The Committee consisted of the following Members:
Chair: Mark Pritchard
Afolami, Bim (Hitchin and Harpenden) (Con)
† Brown, Alan (Kilmarnock and Loudoun) (SNP)
† Cartlidge, James (South Suffolk) (Con)
† Fletcher, Mark (Bolsover) (Con)
† Furniss, Gill (Sheffield, Brightside and Hillsborough) (Lab)
Hendrick, Sir Mark (Preston) (Lab/Co-op)
† Hollinrake, Kevin (Thirsk and Malton) (Con)
† Johnston, David (Wantage) (Con)
Keeley, Barbara (Worsley and Eccles South) (Lab)
McDonagh, Siobhain (Mitcham and Morden) (Lab)
† Mayhew, Jerome (Broadland) (Con)
† Pawsey, Mark (Rugby) (Con)
† Pennycook, Matthew (Greenwich and Woolwich) (Lab)
† Russell, Dean (Watford) (Con)
† Solloway, Amanda (Parliamentary Under-Secretary of State for Business, Energy and Industrial Strategy)
† Tarry, Sam (Ilford South) (Lab)
† Tomlinson, Michael (Lord Commissioner of Her Majesty's Treasury)
Dominic Stockbridge, Committee Clerk
† attended the Committee
Fourth Delegated Legislation Committee
Monday 7 December 2020
[Mark Pritchard in the Chair]
Financial Assistance to Industry
Before we begin, the Chairman of Ways and Means has asked me to remind Members to observe social distancing and to sit only in places that are clearly marked. I think everybody is doing that, so very well done. Hansard colleagues to my left would be most grateful if Members could send their speaking notes to firstname.lastname@example.org.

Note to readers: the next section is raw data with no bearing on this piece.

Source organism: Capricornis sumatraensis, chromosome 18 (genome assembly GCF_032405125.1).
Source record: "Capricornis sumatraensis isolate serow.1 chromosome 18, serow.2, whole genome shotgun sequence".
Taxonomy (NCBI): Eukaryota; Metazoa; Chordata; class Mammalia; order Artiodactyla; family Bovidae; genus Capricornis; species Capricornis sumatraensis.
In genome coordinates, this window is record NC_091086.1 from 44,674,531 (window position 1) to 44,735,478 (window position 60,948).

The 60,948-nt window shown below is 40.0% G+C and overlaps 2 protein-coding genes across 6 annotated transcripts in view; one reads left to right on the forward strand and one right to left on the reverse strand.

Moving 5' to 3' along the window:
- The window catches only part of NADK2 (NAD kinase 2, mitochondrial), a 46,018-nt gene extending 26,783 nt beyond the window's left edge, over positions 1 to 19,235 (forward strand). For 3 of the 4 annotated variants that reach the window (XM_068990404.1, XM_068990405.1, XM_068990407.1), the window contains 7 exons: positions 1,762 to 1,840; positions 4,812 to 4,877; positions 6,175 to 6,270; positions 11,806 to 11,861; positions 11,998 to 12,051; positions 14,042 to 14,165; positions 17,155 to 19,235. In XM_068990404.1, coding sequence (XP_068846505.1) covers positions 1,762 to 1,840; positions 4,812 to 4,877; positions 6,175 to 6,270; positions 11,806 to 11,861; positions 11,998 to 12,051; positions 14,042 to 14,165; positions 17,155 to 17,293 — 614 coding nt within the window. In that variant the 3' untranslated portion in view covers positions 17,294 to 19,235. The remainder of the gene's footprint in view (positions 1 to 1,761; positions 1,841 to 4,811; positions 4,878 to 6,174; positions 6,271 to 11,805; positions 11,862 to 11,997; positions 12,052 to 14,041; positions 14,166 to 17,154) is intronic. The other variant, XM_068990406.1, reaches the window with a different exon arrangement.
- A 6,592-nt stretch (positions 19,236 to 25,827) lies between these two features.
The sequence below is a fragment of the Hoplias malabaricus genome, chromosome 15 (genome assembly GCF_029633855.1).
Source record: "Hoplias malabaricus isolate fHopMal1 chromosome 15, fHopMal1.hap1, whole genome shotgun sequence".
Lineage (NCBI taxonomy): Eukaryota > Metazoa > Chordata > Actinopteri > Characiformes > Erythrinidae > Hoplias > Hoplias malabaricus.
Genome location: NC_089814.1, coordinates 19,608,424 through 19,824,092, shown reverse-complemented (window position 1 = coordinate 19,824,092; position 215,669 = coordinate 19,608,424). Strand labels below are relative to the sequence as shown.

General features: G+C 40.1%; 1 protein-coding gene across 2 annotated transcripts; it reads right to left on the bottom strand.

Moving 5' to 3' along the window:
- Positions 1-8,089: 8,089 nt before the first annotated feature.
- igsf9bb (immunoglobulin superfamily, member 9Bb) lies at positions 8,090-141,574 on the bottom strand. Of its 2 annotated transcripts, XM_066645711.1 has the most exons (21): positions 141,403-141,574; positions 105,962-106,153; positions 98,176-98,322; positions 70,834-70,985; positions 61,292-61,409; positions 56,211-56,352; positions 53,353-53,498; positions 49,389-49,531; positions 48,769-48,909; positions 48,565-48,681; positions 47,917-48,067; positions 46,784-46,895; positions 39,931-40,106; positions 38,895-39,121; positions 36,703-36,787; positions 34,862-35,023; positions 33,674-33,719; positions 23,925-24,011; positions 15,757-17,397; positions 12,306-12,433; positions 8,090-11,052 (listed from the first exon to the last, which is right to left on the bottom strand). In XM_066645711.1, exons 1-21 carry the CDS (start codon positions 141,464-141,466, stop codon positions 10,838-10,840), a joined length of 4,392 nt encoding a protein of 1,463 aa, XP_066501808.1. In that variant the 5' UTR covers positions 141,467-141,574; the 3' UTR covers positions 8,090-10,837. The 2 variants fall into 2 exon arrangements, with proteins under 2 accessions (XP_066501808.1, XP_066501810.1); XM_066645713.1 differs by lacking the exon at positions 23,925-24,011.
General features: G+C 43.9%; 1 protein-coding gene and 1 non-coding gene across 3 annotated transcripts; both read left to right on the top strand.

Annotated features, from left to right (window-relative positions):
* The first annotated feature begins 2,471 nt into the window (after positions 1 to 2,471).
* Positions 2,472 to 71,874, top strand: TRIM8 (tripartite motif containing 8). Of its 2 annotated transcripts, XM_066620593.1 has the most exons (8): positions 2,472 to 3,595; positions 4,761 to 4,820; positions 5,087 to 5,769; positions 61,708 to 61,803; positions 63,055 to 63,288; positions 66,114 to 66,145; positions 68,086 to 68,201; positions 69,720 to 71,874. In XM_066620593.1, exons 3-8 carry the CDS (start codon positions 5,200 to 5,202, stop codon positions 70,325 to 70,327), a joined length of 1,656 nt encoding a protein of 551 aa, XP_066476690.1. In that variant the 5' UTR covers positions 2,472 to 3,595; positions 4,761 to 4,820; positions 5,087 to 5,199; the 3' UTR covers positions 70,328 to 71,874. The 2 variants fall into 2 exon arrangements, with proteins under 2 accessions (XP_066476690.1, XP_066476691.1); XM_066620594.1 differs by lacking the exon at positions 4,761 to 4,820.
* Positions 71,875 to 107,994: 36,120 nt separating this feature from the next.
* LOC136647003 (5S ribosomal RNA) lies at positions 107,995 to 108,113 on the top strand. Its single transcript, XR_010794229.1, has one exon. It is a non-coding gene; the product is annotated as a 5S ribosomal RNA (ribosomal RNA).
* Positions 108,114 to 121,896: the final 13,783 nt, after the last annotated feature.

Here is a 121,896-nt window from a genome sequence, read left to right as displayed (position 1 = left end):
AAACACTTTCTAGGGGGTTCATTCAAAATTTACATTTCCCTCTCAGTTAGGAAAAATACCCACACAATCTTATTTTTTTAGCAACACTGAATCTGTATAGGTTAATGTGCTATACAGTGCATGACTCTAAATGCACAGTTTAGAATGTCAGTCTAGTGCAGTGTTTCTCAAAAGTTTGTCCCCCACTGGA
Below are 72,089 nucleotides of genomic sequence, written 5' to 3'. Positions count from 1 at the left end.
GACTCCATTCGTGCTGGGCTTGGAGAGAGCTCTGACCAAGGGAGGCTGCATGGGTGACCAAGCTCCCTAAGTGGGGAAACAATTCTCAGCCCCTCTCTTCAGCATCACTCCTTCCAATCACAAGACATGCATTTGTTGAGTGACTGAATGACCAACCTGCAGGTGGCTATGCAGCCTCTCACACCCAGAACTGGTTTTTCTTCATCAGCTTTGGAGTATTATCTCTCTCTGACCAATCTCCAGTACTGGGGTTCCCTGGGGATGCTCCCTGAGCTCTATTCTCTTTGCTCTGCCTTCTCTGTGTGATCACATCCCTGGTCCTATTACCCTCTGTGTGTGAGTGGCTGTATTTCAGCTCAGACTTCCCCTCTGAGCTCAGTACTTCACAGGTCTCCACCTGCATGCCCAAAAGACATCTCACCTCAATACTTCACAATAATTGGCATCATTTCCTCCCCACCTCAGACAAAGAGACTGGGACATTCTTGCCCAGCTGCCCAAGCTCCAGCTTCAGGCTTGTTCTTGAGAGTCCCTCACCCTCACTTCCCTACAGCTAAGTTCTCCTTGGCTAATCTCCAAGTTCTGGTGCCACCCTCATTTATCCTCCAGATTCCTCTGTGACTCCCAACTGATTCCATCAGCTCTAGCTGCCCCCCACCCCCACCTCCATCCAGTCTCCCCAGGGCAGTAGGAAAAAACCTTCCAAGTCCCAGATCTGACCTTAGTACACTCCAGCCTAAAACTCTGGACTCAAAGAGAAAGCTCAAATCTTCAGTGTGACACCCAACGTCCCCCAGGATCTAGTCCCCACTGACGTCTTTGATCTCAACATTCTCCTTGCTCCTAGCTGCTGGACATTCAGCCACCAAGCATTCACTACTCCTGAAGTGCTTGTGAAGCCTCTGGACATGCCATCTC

I beg to move,
That the Committee has considered the motion, That this House authorises the Secretary of State to undertake to pay, and to pay by way of financial assistance under section 8 of the Industrial Development Act 1982, sums exceeding £30 million and up to a total of £300 million in respect of compensation for indirect costs of the UK Emissions Trading System or the Carbon Emissions Tax and Carbon Price Support mechanism in each case to British Steel Ltd; Celsa Manufacturing (UK) Ltd; CF Fertilisers UK Ltd; DS Smith Paper Ltd; INEOS Chemical Grangemouth Ltd; INEOS ChlorVinyls Ltd; Kimberly Clark Ltd; Outokumpu Stainless Ltd; Palm Paper Ltd; Runcorn MCP Ltd; SABIC UK Petrochemicals Ltd; Tata Steel UK Ltd; and UPM-Kymmene (UK) Ltd.